Wednesday, November 22, 2017

A Review of 'Julia's Gifts (Great War - Great Love Book I)' by Ellen Gable

Ellen Gable, the award-winning Catholic author of eight books, has embarked on a new series that mothers will be happy to share with their daughters. In the first installment, Julia’s Gifts, we meet Julia just before Christmas 1917 in Philadelphia, during World War I. She is shopping for a Christmas present for her beloved, and praying for his safety. The reader soon finds that she has not yet met her ‘beloved’. She will be turning 21 soon, and she is hopeful that she will meet her future husband in the upcoming year. 
In March 1918, Julia’s friend encourages her to join the Red Cross, and they begin their service as nurses in France. Untrained, the innocent and na├»ve Julia is thrown into a world replete with the challenges of lice, flu, pain, sorrow, and blood. She not quite gotten her feet wet when she is told to prepare a German officer for interrogation by Major Peter Winslow, a Canadian who has become bitter and angry after receiving news of a personal tragedy. 

At this point, the reader may think the story will unfold in a predictable way. However, in the messy world of war, nothing happens in exactly the way we think – or hope – it will. The characters cope with their fears and anxieties while reshaping their perceptions of themselves, others, the world, and God. Where does love fit into the picture – if it all? Gable’s story explores that phase of young adulthood that is often defined by an initial disillusionment when confronted with reality. With faith and the grace of God, this stage can result in a blossoming and rediscovery of one’s true self and purpose.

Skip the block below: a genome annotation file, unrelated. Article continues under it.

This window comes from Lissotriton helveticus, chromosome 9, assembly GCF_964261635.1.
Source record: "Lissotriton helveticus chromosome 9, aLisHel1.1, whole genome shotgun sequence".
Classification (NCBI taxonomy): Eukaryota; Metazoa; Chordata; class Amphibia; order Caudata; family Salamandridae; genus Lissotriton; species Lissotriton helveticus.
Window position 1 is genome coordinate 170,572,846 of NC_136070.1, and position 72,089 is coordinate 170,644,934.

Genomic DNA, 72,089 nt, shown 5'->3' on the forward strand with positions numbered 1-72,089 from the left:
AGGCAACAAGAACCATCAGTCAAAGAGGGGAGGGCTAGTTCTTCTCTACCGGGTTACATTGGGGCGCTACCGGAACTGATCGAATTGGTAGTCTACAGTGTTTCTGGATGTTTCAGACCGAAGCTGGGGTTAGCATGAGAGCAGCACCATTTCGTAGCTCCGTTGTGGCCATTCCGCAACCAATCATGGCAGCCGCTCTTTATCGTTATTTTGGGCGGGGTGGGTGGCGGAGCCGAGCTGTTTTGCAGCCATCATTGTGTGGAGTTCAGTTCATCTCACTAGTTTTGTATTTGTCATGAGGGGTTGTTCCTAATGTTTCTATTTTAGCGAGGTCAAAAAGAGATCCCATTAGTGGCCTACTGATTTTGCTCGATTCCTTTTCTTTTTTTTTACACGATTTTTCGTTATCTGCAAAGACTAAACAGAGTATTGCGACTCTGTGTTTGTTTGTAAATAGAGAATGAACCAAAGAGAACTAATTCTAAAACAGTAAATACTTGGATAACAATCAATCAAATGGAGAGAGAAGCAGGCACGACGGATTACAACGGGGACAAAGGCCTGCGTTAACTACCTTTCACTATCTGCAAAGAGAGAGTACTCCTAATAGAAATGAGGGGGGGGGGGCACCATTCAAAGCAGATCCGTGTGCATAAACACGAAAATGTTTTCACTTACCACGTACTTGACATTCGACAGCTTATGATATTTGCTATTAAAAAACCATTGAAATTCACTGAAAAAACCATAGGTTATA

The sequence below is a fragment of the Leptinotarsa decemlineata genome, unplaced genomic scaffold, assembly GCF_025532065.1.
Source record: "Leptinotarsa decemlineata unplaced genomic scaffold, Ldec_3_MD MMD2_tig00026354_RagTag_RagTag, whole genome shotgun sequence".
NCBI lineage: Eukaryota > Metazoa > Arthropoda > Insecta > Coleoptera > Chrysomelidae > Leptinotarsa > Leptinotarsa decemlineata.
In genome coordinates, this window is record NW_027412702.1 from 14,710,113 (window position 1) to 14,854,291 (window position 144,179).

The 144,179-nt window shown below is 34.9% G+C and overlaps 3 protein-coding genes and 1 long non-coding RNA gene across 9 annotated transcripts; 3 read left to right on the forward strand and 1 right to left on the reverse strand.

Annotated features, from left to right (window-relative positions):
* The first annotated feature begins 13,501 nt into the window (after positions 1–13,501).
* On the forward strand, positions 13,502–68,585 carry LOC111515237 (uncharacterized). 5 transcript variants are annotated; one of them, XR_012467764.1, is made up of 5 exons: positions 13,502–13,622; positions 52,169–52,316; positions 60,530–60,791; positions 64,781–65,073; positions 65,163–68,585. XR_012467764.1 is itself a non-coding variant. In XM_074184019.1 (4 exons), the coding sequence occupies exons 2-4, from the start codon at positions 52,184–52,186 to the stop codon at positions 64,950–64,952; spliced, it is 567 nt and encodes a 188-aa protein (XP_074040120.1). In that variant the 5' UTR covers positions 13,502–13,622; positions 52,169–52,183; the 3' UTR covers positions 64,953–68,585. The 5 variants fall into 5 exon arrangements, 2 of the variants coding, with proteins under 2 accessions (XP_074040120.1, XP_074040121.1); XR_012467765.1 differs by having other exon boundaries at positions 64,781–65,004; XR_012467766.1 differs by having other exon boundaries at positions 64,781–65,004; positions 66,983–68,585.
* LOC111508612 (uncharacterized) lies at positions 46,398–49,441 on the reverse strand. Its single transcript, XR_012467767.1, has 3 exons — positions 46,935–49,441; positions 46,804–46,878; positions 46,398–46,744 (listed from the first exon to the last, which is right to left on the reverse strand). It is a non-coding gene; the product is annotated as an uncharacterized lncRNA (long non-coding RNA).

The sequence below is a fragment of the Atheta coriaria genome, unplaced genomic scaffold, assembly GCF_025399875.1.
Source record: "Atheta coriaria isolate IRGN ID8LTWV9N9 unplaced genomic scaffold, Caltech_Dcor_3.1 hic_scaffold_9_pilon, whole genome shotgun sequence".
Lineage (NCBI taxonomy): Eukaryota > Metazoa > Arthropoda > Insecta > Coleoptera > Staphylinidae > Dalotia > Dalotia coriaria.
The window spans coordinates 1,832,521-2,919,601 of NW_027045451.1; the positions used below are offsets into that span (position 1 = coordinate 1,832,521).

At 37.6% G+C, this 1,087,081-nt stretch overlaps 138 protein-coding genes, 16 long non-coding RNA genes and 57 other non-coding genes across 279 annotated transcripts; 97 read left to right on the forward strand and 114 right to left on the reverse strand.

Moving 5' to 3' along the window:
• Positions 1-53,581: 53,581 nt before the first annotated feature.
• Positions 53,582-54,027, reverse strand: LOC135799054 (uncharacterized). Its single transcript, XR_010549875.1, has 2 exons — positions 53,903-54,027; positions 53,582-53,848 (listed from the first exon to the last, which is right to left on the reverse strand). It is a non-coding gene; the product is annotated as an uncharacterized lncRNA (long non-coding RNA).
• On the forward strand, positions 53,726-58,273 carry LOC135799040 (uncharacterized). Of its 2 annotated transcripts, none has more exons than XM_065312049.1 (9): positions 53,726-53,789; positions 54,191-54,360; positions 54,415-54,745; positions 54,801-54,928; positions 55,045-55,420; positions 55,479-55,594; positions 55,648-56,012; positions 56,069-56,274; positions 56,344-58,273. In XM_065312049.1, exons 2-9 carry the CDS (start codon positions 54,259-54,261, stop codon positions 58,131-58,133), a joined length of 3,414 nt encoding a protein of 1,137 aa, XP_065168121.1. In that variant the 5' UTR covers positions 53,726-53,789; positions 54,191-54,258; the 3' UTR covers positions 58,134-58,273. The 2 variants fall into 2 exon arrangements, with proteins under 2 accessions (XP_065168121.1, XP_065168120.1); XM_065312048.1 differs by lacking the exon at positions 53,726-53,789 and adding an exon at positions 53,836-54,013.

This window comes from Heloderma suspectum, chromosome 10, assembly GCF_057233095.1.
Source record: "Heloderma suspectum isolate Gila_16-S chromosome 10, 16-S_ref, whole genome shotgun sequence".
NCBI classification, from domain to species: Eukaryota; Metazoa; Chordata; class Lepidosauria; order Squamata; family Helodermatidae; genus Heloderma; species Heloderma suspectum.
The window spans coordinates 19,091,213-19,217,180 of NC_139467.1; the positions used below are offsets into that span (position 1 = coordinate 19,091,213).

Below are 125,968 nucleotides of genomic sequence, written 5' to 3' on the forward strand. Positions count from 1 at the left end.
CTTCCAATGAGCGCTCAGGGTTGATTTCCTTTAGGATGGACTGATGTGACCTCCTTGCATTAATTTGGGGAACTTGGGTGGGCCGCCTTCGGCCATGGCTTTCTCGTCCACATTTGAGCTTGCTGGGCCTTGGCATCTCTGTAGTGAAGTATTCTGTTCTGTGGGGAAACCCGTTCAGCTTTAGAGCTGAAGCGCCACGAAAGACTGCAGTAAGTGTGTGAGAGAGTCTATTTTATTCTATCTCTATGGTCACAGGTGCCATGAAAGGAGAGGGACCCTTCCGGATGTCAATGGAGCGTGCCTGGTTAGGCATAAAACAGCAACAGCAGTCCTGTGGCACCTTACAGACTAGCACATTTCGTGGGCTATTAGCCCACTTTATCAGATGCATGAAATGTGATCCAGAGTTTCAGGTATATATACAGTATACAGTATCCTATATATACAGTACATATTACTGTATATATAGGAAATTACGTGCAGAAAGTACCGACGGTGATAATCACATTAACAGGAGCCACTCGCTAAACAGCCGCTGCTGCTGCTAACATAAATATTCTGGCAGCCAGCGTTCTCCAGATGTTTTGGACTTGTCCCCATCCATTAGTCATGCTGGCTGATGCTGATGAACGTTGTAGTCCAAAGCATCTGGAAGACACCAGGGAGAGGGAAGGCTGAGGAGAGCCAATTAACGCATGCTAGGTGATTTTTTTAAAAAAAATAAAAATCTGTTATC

Gable’s books are written in line with the Theology of the Body. She purposely wrote this book so that there are no sexual themes that might be deemed inappropriate for young adolescents. This book presents an opportunity for mothers and daughters to talk about how to prepare for future marriage. There are themes of war, including pestilence, severe injuries, illness, dying, and one suicide, but these are tempered by Gable’s gentle writing style.   

For more information see the author’s publication website Full Quiver Publishing
Or purchase the book at Amazon now: 
If you enjoyed this review you may enjoy my reviews of these books by Ellen Gable at my blog The Divine Gift of Motherhood: